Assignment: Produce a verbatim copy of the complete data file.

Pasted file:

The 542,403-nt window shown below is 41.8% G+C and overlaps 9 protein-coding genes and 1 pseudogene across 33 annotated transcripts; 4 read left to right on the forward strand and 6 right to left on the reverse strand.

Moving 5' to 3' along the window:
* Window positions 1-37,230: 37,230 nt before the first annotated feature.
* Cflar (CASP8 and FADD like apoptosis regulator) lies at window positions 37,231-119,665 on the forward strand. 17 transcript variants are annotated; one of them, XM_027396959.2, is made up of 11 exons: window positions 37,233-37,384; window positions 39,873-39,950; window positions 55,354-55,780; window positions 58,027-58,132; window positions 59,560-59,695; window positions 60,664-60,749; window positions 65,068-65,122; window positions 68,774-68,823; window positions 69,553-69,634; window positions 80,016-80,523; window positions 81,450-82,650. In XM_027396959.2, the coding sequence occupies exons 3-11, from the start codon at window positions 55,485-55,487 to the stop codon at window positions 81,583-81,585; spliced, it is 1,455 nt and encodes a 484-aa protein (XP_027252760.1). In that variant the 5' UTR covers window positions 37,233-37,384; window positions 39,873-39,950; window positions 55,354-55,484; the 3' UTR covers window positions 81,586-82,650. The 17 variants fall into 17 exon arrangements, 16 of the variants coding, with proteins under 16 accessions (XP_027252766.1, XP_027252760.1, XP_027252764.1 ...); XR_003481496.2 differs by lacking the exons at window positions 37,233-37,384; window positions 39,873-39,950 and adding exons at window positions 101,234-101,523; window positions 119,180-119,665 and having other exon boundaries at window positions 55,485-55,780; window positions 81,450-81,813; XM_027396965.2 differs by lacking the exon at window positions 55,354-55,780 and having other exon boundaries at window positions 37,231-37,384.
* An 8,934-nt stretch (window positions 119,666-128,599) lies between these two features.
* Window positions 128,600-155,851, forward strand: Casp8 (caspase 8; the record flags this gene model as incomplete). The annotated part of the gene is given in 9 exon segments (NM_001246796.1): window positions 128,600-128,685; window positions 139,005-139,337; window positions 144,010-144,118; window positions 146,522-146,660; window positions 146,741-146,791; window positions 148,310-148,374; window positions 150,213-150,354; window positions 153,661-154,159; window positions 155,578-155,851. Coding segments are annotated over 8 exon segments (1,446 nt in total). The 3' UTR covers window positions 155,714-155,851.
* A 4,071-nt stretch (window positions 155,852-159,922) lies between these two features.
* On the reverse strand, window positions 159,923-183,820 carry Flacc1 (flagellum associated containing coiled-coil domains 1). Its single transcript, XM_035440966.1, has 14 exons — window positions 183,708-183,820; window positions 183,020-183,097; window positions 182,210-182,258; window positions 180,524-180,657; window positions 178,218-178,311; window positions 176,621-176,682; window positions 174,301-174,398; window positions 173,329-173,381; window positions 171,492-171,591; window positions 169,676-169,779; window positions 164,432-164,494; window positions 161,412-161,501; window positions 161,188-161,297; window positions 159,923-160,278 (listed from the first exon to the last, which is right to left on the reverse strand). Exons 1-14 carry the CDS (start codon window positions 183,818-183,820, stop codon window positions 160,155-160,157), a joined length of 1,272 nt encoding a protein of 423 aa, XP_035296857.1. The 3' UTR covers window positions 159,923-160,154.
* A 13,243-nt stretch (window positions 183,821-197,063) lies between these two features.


The 542,403-nt window shown below is 41.8% G+C and overlaps 9 protein-coding genes and 1 pseudogene across 33 annotated transcripts; 4 read left to right on the forward strand and 6 right to left on the reverse strand.

Moving 5' to 3' along the window:
* Window positions 1-37,230: 37,230 nt before the first annotated feature.
* Cflar (CASP8 and FADD like apoptosis regulator) lies at window positions 37,231-119,665 on the forward strand. 17 transcript variants are annotated; one of them, XM_027396959.2, is made up of 11 exons: window positions 37,233-37,384; window positions 39,873-39,950; window positions 55,354-55,780; window positions 58,027-58,132; window positions 59,560-59,695; window positions 60,664-60,749; window positions 65,068-65,122; window positions 68,774-68,823; window positions 69,553-69,634; window positions 80,016-80,523; window positions 81,450-82,650. In XM_027396959.2, the coding sequence occupies exons 3-11, from the start codon at window positions 55,485-55,487 to the stop codon at window positions 81,583-81,585; spliced, it is 1,455 nt and encodes a 484-aa protein (XP_027252760.1). In that variant the 5' UTR covers window positions 37,233-37,384; window positions 39,873-39,950; window positions 55,354-55,484; the 3' UTR covers window positions 81,586-82,650. The 17 variants fall into 17 exon arrangements, 16 of the variants coding, with proteins under 16 accessions (XP_027252766.1, XP_027252760.1, XP_027252764.1 ...); XR_003481496.2 differs by lacking the exons at window positions 37,233-37,384; window positions 39,873-39,950 and adding exons at window positions 101,234-101,523; window positions 119,180-119,665 and having other exon boundaries at window positions 55,485-55,780; window positions 81,450-81,813; XM_027396965.2 differs by lacking the exon at window positions 55,354-55,780 and having other exon boundaries at window positions 37,231-37,384.
* An 8,934-nt stretch (window positions 119,666-128,599) lies between these two features.
* Window positions 128,600-155,851, forward strand: Casp8 (caspase 8; the record flags this gene model as incomplete). The annotated part of the gene is given in 9 exon segments (NM_001246796.1): window positions 128,600-128,685; window positions 139,005-139,337; window positions 144,010-144,118; window positions 146,522-146,660; window positions 146,741-146,791; window positions 148,310-148,374; window positions 150,213-150,354; window positions 153,661-154,159; window positions 155,578-155,851. Coding segments are annotated over 8 exon segments (1,446 nt in total). The 3' UTR covers window positions 155,714-155,851.
* A 4,071-nt stretch (window positions 155,852-159,922) lies between these two features.
* On the reverse strand, window positions 159,923-183,820 carry Flacc1 (flagellum associated containing coiled-coil domains 1). Its single transcript, XM_035440966.1, has 14 exons — window positions 183,708-183,820; window positions 183,020-183,097; window positions 182,210-182,258; window positions 180,524-180,657; window positions 178,218-178,311; window positions 176,621-176,682; window positions 174,301-174,398; window positions 173,329-173,381; window positions 171,492-171,591; window positions 169,676-169,779; window positions 164,432-164,494; window positions 161,412-161,501; window positions 161,188-161,297; window positions 159,923-160,278 (listed from the first exon to the last, which is right to left on the reverse strand). Exons 1-14 carry the CDS (start codon window positions 183,818-183,820, stop codon window positions 160,155-160,157), a joined length of 1,272 nt encoding a protein of 423 aa, XP_035296857.1. The 3' UTR covers window positions 159,923-160,154.
* A 13,243-nt stretch (window positions 183,821-197,063) lies between these two features.